New Book, “Perspectives on Fair Housing” (2020), co-edited by H+U+D Faculty Fellow Vincent Reina

University of Pennsylvania Press has published Perspectives on Fair Housing (2020), a volume co-edited by H+U+D Fellow Vincent Reina, Penn Provost Wendell Pritchett, and Penn IUR co-director Susan Wachter.

Title VIII of the Civil Rights Act of 1968, known as the Fair Housing Act, prohibited discrimination in the sale, rent, and financing of housing based on race, religion, and national origin. However, manifold historical and contemporary forces, driven by both governmental and private actors, have segregated these protected classes by denying them access to homeownership or housing options in high-performing neighborhoods. Perspectives on Fair Housing argues that meaningful government intervention continues to be required in order to achieve a housing market in which a person’s background does not arbitrarily restrict access.

The essays in this volume address how residential segregation did not emerge naturally from minority preference but rather how it was forced through legal, economic, social, and even violent measures. Contributors examine racial land use and zoning practices in the early 1900s in cities like Atlanta, Richmond, and Baltimore; the exclusionary effects of single-family zoning and its entanglement with racially motivated barriers to obtaining credit; and the continuing impact of mid-century “redlining” policies and practices on public and private investment levels in neighborhoods across American cities today. Perspectives on Fair Housing demonstrates that discrimination in the housing market results in unequal minority households that, in aggregate, diminish economic prosperity across the country.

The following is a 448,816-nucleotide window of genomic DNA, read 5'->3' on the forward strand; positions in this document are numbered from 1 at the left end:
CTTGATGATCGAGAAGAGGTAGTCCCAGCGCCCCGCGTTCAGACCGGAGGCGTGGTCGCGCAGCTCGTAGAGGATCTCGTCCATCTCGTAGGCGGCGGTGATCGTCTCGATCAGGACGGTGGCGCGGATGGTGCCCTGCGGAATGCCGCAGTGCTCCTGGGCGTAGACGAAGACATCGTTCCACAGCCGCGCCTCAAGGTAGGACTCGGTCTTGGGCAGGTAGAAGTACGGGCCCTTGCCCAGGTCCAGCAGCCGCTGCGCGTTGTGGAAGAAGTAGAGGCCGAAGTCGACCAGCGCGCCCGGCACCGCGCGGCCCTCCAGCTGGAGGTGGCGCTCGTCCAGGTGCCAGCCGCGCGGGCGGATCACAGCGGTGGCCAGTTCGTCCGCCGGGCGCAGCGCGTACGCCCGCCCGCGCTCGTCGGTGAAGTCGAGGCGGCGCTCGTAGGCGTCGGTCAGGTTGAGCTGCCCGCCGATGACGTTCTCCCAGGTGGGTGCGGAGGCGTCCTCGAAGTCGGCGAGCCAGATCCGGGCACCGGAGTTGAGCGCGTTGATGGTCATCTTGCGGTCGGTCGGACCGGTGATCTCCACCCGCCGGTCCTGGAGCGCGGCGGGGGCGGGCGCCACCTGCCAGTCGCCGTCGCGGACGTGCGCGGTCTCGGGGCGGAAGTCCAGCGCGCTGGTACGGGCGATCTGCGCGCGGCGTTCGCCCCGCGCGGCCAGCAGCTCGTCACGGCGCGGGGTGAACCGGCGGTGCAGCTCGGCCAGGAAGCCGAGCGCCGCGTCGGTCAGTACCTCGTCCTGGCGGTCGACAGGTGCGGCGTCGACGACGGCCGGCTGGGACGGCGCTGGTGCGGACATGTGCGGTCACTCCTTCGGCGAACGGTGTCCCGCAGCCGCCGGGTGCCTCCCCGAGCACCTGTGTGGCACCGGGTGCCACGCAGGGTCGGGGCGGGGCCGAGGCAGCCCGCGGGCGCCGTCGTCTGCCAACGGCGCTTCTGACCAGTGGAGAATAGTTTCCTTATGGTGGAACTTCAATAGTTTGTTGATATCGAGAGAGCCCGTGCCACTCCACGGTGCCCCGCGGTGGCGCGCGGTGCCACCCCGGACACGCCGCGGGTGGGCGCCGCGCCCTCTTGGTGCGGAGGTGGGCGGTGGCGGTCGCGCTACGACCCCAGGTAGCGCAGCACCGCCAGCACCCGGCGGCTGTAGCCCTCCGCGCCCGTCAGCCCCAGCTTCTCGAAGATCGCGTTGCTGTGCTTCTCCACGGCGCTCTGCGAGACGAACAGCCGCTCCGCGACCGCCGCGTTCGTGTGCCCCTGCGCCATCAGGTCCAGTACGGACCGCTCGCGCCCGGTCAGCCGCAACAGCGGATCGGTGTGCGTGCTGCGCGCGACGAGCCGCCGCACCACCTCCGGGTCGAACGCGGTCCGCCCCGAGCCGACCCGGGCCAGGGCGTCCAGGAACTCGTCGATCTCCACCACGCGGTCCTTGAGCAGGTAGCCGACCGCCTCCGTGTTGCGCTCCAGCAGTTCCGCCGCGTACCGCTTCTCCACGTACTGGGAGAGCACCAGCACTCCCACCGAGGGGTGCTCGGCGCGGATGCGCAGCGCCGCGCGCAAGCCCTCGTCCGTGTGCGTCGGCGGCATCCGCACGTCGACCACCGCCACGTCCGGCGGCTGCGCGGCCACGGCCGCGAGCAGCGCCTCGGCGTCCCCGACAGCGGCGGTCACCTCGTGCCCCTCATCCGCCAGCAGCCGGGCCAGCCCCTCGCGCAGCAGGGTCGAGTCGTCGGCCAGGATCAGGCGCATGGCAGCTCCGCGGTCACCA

Amended several times to expand the protected classes to include gender, families with children, and people with disabilities, the FHA’s power relies entirely on its consistent enforcement and on programs that further its goals. Perspectives on Fair Housing provides historical, sociological, economic, and legal perspectives on the critical and continuing problem of housing discrimination and offers a review of the tools that, if appropriately supported, can promote racial and economic equity in America.

In conjunction with the publication, Penn IUR is also hosting a related six-part Livestream series, “Perspectives on Fair Housing: Critical Discussions at a Critical Time,” led by Vincent Reina. The series will borrow its structure from the book and each event will feature a panel discussion with some of the nation’s top fair housing scholars, focusing on one aspect of fair housing.

The series will be held on Tuesdays and Thursdays from 5:00 p.m. – 6:00 p.m. over three weeks beginning October 13.

  • October 13: The first event will focus on the history of the 1968 Fair Housing Act (FHA) and will feature a discussion on both the historical significance of the FHA and its implications for fair housing today.
  • October 15: The second event will focus on the complex relationship between fair housing and sociology with a particular emphasis on the way that a lack of fair housing has affected individuals and communities and exacerbated unequal access to neighborhoods and networks.
  • October 20: The third event will focus on the economic importance of fair housing, which has a direct link to wealth creation for households as well as economic development and growth for communities and regions.
  • October 22: The fourth event will focus on location and education, drawing links between fair housing, access to schools, and investments in schools.
  • October 27: The fifth event will focus on the legal significance of the FHA, which represents one of the most notable legislative achievements of the civil rights movement, but which also features limitations that challenge the government’s capacity for proactively advancing fair housing.
  • October 29: The final event will acknowledge the many groups not protected by the FHA, focusing in particular on how future fair housing efforts can place greater emphasis on the issues of gender and sexual identity.

Register at penniur.upenn.edu

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